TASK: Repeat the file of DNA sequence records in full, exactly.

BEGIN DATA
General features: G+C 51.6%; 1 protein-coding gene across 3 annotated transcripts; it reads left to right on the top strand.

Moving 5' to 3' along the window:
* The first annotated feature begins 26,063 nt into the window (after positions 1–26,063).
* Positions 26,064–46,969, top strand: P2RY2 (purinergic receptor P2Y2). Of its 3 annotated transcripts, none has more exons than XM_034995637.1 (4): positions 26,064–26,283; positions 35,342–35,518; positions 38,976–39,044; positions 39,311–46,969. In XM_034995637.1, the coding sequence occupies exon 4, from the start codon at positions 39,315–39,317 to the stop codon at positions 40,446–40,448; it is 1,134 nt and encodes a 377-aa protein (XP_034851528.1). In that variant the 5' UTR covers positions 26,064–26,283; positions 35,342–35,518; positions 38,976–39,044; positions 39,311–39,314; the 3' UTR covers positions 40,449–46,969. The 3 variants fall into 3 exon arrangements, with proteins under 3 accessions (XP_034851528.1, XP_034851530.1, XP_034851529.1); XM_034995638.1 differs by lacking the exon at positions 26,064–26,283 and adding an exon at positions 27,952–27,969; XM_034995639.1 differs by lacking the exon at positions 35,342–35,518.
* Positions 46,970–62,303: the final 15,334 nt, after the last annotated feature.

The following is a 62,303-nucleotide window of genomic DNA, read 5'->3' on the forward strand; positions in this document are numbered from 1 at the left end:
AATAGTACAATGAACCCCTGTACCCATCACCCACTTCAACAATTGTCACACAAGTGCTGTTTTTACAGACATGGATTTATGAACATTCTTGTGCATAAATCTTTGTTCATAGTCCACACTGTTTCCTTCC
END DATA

General features: G+C 51.6%; 1 protein-coding gene across 3 annotated transcripts; it reads left to right on the top strand.

Moving 5' to 3' along the window:
* The first annotated feature begins 26,063 nt into the window (after positions 1–26,063).
* Positions 26,064–46,969, top strand: P2RY2 (purinergic receptor P2Y2). Of its 3 annotated transcripts, none has more exons than XM_034995637.1 (4): positions 26,064–26,283; positions 35,342–35,518; positions 38,976–39,044; positions 39,311–46,969. In XM_034995637.1, the coding sequence occupies exon 4, from the start codon at positions 39,315–39,317 to the stop codon at positions 40,446–40,448; it is 1,134 nt and encodes a 377-aa protein (XP_034851528.1). In that variant the 5' UTR covers positions 26,064–26,283; positions 35,342–35,518; positions 38,976–39,044; positions 39,311–39,314; the 3' UTR covers positions 40,449–46,969. The 3 variants fall into 3 exon arrangements, with proteins under 3 accessions (XP_034851528.1, XP_034851530.1, XP_034851529.1); XM_034995638.1 differs by lacking the exon at positions 26,064–26,283 and adding an exon at positions 27,952–27,969; XM_034995639.1 differs by lacking the exon at positions 35,342–35,518.
* Positions 46,970–62,303: the final 15,334 nt, after the last annotated feature.

The following is a 62,303-nucleotide window of genomic DNA, read 5'->3' on the forward strand; positions in this document are numbered from 1 at the left end:
AATAGTACAATGAACCCCTGTACCCATCACCCACTTCAACAATTGTCACACAAGTGCTGTTTTTACAGACATGGATTTATGAACATTCTTGTGCATAAATCTTTGTTCATAGTCCACACTGTTTCCTTCC